For Augustine God exists above and beyond creation in an eternal present but this does not mean that the past and the future always exist within creation, as some New Age and New Physics thinkers believe.
Rather, time for Augustine is a subjective experience discerned through motion and change.
If the past and future do exist…they are not there as future of past, but as present.” He continues “…it is only possible to see something which exists. So when we speak of foreseeing the future, we do not see things which are not yet in being, that is, things which are future, but it may be that we see their causes or signs, which are already in being.” From this he concludes, “…it is abundantly clear that neither the future nor the past exist, and therefore it is not strictly correct to say that there are three times, past, present, and future. It might be correct to say that there a that there are three times, a present of past things, a present of present things, and a present of future things.
Saint Augustine Of Hippo, Confessions. Trans. R.S. Pine-Coffin. Harmondsworth, UK: Penguin, 1961. pp. 267-269.
For Augustine, God knows every event that has happened, is and will happen, not because God is all events and all time but because God creates and exists above and beyond all events and time. God, therefore, has perfect knowledge of past, present and future or, as some writers put it, such knowledge exists “in the mind of God.”†
Thus Augustine’s view of God differs from theorists who tend to associate God with a so-called “world soul” (anima mundi) and from pantheistic philosophers claiming that Creator and Creation are identical or two interconnected phases of one unified process.
For many Christians and other monotheists, God is above and beyond but also immanent within creation–this being a very different conceptualization (with equally different ethical and perhaps experiential implications) that merely saying God is “All That Is.”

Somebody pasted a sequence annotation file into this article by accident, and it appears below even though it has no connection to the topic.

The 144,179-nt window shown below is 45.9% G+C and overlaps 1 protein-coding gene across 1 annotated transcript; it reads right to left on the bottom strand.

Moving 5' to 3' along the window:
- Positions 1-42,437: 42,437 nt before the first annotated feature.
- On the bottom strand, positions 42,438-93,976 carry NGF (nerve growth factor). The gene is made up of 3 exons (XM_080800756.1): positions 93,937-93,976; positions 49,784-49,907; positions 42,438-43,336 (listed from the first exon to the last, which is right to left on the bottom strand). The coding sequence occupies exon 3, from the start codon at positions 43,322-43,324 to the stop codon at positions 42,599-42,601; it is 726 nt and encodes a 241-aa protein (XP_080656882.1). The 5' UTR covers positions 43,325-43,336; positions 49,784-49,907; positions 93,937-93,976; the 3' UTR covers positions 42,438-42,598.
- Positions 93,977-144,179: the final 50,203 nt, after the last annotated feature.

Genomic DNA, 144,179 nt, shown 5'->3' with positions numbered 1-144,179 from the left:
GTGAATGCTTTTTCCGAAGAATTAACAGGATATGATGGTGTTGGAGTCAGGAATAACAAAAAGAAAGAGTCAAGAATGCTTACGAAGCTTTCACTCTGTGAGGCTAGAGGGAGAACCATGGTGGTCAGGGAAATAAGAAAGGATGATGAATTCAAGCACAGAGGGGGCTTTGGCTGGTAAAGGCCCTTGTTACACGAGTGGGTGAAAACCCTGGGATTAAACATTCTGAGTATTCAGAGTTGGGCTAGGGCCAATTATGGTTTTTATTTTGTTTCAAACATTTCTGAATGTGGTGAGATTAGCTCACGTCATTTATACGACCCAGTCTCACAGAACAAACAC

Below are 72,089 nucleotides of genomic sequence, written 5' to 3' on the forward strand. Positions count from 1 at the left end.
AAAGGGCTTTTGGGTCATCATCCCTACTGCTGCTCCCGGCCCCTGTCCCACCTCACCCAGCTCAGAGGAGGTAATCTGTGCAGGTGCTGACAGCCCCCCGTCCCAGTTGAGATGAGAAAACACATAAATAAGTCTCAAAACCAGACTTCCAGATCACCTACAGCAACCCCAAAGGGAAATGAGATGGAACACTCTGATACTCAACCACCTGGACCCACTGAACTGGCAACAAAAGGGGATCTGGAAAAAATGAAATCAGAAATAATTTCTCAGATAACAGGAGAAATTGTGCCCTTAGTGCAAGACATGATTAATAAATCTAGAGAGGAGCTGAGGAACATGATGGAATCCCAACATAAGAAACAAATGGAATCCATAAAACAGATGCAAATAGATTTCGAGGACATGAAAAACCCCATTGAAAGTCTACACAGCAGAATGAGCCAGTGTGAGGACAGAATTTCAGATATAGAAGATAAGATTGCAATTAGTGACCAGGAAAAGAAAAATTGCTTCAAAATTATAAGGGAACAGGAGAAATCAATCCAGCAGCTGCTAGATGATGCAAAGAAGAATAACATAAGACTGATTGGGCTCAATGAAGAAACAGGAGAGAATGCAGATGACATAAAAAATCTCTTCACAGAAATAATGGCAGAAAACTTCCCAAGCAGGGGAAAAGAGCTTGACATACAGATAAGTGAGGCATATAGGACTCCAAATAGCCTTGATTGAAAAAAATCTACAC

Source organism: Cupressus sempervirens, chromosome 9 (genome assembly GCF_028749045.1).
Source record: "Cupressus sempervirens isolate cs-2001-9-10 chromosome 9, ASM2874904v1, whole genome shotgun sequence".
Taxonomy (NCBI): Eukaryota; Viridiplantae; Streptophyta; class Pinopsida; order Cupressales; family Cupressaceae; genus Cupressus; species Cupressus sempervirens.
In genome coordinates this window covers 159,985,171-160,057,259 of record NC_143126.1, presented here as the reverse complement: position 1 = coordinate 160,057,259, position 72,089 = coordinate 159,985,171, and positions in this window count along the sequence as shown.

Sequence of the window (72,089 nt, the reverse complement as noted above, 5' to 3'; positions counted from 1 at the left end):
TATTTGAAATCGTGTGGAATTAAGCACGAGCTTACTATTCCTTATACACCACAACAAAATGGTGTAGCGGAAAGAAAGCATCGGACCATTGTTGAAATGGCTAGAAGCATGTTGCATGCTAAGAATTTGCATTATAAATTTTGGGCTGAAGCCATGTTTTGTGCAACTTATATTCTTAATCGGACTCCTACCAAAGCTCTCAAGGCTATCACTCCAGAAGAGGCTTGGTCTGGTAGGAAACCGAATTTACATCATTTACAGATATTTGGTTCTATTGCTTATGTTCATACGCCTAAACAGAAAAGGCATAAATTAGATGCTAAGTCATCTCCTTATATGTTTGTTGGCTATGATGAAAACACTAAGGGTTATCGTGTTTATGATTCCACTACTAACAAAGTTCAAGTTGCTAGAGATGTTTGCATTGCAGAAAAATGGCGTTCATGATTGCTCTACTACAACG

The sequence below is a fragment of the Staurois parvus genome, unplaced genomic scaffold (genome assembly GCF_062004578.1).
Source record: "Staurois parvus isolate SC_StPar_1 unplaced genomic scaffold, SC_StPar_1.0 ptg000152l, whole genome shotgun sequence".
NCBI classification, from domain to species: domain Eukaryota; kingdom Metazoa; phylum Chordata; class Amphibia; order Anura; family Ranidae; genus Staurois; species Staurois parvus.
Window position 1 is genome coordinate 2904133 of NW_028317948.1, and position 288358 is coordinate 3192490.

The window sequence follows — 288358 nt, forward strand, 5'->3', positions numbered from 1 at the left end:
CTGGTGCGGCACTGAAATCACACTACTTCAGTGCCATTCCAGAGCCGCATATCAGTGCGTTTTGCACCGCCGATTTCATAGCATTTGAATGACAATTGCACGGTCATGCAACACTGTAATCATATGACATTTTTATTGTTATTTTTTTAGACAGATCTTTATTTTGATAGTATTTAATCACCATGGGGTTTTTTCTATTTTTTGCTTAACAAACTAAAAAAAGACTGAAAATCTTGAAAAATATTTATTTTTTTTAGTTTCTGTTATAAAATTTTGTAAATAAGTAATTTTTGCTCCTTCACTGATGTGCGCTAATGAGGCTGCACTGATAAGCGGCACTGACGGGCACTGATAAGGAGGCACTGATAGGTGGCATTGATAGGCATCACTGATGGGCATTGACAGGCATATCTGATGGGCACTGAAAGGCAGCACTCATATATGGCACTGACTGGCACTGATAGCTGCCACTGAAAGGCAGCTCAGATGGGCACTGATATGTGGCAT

On the issue of Free Will vs. Determinism, Augustine essentially says that we are free to make personal choices but God knows in advance how we will choose.
Atheists find this standpoint unsatisfactory, while those who have taken a leap of faith do not. The former tend to want to understand everything with their intellects first. The latter believe that they will be taught by God what they need to know when the time is right.
It seems the two positions (atheism vs. faith-based) represent qualitatively different approaches-that is, different modes of being, experiencing and understanding. Although this claim is complicated by the fact that many say that atheism is founded on belief and furthermore, that the word “faith” has a variety of connotations among believers.
Augustine is also known for articulating the idea of the Just War, a view which some Christians find appalling, regarding it as a Satanic distortion of Jesus’ message, perpetuated by various man-made religious doctrines purporting to be divinely inspired.
†This may seem a trivial distinction to some but it has important implications for discourse on memory, intuition, insight, premonition and precognition and, in particular, the hypothesized mechanisms which would enable these faculties.